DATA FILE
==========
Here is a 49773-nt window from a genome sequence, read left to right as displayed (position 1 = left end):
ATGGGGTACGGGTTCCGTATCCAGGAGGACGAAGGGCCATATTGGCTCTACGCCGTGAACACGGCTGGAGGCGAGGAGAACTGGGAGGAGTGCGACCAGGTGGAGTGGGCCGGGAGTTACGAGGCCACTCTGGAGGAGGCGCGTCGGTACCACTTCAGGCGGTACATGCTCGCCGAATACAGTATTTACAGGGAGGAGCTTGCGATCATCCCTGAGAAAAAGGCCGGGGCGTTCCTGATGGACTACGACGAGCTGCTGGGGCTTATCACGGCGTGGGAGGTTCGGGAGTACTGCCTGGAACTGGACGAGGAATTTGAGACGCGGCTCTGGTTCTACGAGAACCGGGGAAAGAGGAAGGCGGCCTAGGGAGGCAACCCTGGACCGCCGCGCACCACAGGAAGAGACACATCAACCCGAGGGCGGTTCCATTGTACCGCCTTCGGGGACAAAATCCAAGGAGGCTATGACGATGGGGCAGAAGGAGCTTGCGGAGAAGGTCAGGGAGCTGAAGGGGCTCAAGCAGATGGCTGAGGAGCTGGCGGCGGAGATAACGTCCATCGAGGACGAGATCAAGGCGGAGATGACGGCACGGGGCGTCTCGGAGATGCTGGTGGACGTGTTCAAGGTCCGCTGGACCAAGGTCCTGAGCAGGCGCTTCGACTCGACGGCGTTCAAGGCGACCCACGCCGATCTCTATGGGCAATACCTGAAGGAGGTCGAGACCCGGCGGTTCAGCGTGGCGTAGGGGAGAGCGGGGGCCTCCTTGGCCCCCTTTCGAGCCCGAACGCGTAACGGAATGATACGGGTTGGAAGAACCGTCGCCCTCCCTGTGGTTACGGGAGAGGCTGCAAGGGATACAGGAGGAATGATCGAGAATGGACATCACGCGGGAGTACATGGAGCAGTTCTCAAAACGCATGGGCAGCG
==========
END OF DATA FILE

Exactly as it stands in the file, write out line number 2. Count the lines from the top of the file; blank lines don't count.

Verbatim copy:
ATGGGGTACGGGTTCCGTATCCAGGAGGACGAAGGGCCATATTGGCTCTACGCCGTGAACACGGCTGGAGGCGAGGAGAACTGGGAGGAGTGCGACCAGGTGGAGTGGGCCGGGAGTTACGAGGCCACTCTGGAGGAGGCGCGTCGGTACCACTTCAGGCGGTACATGCTCGCCGAATACAGTATTTACAGGGAGGAGCTTGCGATCATCCCTGAGAAAAAGGCCGGGGCGTTCCTGATGGACTACGACGAGCTGCTGGGGCTTATCACGGCGTGGGAGGTTCGGGAGTACTGCCTGGAACTGGACGAGGAATTTGAGACGCGGCTCTGGTTCTACGAGAACCGGGGAAAGAGGAAGGCGGCCTAGGGAGGCAACCCTGGACCGCCGCGCACCACAGGAAGAGACACATCAACCCGAGGGCGGTTCCATTGTACCGCCTTCGGGGACAAAATCCAAGGAGGCTATGACGATGGGGCAGAAGGAGCTTGCGGAGAAGGTCAGGGAGCTGAAGGGGCTCAAGCAGATGGCTGAGGAGCTGGCGGCGGAGATAACGTCCATCGAGGACGAGATCAAGGCGGAGATGACGGCACGGGGCGTCTCGGAGATGCTGGTGGACGTGTTCAAGGTCCGCTGGACCAAGGTCCTGAGCAGGCGCTTCGACTCGACGGCGTTCAAGGCGACCCACGCCGATCTCTATGGGCAATACCTGAAGGAGGTCGAGACCCGGCGGTTCAGCGTGGCGTAGGGGAGAGCGGGGGCCTCCTTGGCCCCCTTTCGAGCCCGAACGCGTAACGGAATGATACGGGTTGGAAGAACCGTCGCCCTCCCTGTGGTTACGGGAGAGGCTGCAAGGGATACAGGAGGAATGATCGAGAATGGACATCACGCGGGAGTACATGGAGCAGTTCTCAAAACGCATGGGCAGCG